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Casually Challenged


To improve is to change; to be perfect is to change often.
Winston Churchill

As many of you know, I relocated due to a change in employment. Within all the adjustments that come from such an endeavor, you expect to deal with many other changes as you handle the challenges of relocation, the new surroundings, and even dealing with a new work team. Yet it was one thing alone that caught me off balance, something I never considered as it seemed so inconsequential that I never really put any thought into it. It was something that most of you will actually think is absolutely trivial, but honestly, was the one thing that took the longest to get used too.

I no longer wore a suit to work.

I know this sounds dumb, and even as I write it, I realize that it reads even dumber, but let me elaborate.

For the last decade I have been defining who I am and who I wanted to be as a professional. I reflect this with my attitude, my habits, and even my wardrobe choices, so my closet pretty is pretty much a reflection of this. As I am now the kind of professional I sought to become, suddenly all of this changed, and in a way it broke my "sacred" morning routine that helped me focus into what the day held in store. As I got dressed in the morning, I realized that my closet was either suits or overly casual stay home t-shirt and jeans. I realized how something as simple as making a tie knot or putting on cufflinks were more of a meditation to me than getting dressed, as my suits become a comfortable shield and armor with which I faced the work ay. Sure, I got some new work clothing to compensate, but something about not suiting up in the morning kept bugging me. I just couldn’t figure out I couldn't yet carve out a new routine with this more casual look. That was till I had a conversation with a gent later on that week.

The gentleman in question was someone who after 20 years of military was about to retire. His personal challenge was that he had no idea how to handle a civilian life or, worse yet, I life where he no longer had any pressing financial or professional obligations while still being young enough to have his whole life ahead of him. My answer was pretty simple. “Think of it as an extended weekend were you do whatever makes you happy.” His response made me understand my own situation.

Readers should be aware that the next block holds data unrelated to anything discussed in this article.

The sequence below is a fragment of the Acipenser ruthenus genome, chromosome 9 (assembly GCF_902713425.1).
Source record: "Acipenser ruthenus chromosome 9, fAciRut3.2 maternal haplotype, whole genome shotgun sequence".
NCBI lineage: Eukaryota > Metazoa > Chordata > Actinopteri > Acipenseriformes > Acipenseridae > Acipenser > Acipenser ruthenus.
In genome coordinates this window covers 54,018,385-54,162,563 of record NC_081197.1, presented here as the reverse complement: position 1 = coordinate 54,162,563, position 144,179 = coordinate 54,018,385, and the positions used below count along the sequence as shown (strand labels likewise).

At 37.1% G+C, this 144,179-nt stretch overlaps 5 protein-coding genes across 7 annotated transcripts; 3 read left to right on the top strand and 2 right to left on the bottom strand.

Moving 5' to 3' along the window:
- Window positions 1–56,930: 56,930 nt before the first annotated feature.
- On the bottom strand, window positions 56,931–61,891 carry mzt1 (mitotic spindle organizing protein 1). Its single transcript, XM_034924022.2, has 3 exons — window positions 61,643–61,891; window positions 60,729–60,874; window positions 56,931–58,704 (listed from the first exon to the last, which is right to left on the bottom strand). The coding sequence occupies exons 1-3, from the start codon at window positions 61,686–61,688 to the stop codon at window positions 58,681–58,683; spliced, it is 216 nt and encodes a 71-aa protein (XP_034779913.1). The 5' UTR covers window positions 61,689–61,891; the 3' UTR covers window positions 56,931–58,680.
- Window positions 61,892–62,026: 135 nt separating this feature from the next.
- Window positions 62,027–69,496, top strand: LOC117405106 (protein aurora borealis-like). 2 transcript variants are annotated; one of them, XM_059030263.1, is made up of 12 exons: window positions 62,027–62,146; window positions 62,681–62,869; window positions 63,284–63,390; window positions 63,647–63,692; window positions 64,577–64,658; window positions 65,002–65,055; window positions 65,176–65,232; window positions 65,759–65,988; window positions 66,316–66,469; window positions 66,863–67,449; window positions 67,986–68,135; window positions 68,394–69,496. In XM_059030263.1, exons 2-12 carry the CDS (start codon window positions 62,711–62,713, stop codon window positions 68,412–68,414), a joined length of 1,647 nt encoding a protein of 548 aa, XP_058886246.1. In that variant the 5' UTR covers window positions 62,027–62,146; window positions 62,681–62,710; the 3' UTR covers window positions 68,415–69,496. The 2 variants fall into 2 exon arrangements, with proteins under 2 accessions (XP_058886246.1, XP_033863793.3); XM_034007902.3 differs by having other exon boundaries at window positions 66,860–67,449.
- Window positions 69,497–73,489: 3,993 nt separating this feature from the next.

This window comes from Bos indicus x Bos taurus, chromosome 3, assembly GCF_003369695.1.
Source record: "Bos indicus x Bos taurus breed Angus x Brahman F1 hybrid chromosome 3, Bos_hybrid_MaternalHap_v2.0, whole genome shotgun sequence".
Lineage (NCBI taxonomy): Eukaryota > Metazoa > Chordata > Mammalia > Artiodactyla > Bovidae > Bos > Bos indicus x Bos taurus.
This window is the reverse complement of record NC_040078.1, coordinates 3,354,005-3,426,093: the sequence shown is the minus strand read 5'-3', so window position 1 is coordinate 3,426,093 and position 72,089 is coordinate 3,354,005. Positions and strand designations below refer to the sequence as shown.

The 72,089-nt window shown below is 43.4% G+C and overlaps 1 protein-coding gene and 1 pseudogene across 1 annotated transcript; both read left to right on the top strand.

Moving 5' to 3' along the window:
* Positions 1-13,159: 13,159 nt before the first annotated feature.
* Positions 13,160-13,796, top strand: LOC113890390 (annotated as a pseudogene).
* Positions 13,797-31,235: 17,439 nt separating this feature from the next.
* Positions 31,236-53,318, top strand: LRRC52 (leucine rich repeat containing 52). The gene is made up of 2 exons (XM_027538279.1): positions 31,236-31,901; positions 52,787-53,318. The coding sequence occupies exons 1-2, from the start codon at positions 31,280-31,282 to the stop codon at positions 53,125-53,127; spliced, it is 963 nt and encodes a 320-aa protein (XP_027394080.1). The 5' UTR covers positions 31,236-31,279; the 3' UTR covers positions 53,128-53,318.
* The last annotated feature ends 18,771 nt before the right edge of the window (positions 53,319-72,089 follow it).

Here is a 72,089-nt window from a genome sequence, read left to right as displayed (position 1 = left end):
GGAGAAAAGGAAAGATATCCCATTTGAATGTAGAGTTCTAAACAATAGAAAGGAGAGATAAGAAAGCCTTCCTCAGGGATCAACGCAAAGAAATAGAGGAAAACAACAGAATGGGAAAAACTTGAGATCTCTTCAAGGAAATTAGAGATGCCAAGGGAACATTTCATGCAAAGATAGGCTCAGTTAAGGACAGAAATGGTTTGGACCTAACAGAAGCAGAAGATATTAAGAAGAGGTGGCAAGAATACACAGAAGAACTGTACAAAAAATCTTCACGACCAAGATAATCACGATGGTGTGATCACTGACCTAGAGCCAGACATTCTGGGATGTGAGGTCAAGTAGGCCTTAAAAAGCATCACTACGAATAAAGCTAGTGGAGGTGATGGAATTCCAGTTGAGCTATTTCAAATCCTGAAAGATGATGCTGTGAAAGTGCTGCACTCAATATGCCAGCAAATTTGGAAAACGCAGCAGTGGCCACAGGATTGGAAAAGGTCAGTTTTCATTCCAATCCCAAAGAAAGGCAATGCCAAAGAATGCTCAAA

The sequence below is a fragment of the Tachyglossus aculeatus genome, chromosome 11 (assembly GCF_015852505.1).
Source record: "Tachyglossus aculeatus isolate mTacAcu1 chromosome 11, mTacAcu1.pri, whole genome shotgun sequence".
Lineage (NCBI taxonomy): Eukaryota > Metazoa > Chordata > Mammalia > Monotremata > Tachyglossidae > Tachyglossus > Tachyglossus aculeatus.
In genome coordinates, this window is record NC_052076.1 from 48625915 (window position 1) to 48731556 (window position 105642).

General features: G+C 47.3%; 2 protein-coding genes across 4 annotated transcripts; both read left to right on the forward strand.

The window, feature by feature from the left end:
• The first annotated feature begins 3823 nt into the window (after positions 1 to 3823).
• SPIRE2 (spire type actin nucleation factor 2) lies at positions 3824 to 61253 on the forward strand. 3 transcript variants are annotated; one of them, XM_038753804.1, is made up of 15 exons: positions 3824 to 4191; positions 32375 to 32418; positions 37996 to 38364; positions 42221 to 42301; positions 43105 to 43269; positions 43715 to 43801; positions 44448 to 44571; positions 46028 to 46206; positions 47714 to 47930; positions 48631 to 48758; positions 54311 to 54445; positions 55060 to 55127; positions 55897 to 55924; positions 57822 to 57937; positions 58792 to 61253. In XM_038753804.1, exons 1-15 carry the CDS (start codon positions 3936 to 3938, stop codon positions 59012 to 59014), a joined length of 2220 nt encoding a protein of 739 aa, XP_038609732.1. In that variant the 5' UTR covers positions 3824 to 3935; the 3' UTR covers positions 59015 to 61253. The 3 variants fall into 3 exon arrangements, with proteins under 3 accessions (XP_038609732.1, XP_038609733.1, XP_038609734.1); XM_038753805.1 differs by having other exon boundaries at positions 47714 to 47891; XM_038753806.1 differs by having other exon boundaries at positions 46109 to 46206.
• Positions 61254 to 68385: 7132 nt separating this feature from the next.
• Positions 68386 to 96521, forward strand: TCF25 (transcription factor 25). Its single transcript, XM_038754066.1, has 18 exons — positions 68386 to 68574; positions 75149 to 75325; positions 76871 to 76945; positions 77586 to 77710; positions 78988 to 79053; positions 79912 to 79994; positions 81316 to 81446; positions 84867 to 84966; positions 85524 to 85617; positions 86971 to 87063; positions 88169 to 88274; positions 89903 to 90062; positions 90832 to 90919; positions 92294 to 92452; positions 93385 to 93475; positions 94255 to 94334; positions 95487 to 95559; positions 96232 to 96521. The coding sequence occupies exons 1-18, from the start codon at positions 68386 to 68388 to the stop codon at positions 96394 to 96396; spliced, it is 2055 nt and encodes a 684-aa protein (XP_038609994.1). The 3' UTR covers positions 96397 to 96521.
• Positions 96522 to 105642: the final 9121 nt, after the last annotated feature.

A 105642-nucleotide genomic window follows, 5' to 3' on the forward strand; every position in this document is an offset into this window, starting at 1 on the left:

“You spend your entire life trying to figure out what works for you. When you finally figure it out, it doesn't work for you any more because you’re no longer that same man.”

That’s when I got it. I spent so many years working to become the man that I wanted to be. Yet when I became that man, my life had changed enough that the image I had created no longer fit me. We often work so hard to become something that we stop striving or adapting when we get there. We see it with anyone whose life changes, yet they want to keep doing the same things they did before. The college man who keeps prolonging his graduation, the retiree who never wants to retire, the married man who keeps holding on to his single life's habits, or the father who refused to accept his role as a dad.They worked so hard to become good at a certain stage of life that they have trouble moving forward into a new stage in life.

So as I start now a new stage , I am tasked into walking forward and adapting who I am, again setting myself on the path to become the man I was meant to be, yet this time I start this path with the eyes of a man who’s mature enough to know that he must change and grow in the same way life changes. Sometimes we define who we want to become, yet do so from the perspective of where we are in a specific moment in life. As we grow, change, and evolve, so should the man we strive to become. That man we are meant to be should never be static image created within a particular moment in our lives, but rather one that changes and evolved with us.